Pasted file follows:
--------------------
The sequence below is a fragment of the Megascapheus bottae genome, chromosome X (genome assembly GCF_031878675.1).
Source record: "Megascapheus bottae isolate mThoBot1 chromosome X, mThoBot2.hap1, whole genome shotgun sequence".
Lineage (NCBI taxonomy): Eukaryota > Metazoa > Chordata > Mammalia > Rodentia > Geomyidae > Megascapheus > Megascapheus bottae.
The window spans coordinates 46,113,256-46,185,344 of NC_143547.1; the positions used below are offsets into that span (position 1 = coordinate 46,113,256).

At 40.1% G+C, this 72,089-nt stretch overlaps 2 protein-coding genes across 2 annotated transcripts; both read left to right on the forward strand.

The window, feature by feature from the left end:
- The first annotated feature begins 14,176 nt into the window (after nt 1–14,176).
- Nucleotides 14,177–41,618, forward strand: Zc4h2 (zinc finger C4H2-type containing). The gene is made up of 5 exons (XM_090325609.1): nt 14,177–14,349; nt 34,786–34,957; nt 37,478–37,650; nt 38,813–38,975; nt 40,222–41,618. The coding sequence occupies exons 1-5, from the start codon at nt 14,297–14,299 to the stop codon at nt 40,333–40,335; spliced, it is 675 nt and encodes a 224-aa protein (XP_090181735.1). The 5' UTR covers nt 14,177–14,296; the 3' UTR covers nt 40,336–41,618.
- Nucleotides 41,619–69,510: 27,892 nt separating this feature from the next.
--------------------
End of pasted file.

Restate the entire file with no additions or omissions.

The sequence below is a fragment of the Megascapheus bottae genome, chromosome X (genome assembly GCF_031878675.1).
Source record: "Megascapheus bottae isolate mThoBot1 chromosome X, mThoBot2.hap1, whole genome shotgun sequence".
Lineage (NCBI taxonomy): Eukaryota > Metazoa > Chordata > Mammalia > Rodentia > Geomyidae > Megascapheus > Megascapheus bottae.
The window spans coordinates 46,113,256-46,185,344 of NC_143547.1; the positions used below are offsets into that span (position 1 = coordinate 46,113,256).

At 40.1% G+C, this 72,089-nt stretch overlaps 2 protein-coding genes across 2 annotated transcripts; both read left to right on the forward strand.

The window, feature by feature from the left end:
- The first annotated feature begins 14,176 nt into the window (after nt 1–14,176).
- Nucleotides 14,177–41,618, forward strand: Zc4h2 (zinc finger C4H2-type containing). The gene is made up of 5 exons (XM_090325609.1): nt 14,177–14,349; nt 34,786–34,957; nt 37,478–37,650; nt 38,813–38,975; nt 40,222–41,618. The coding sequence occupies exons 1-5, from the start codon at nt 14,297–14,299 to the stop codon at nt 40,333–40,335; spliced, it is 675 nt and encodes a 224-aa protein (XP_090181735.1). The 5' UTR covers nt 14,177–14,296; the 3' UTR covers nt 40,336–41,618.
- Nucleotides 41,619–69,510: 27,892 nt separating this feature from the next.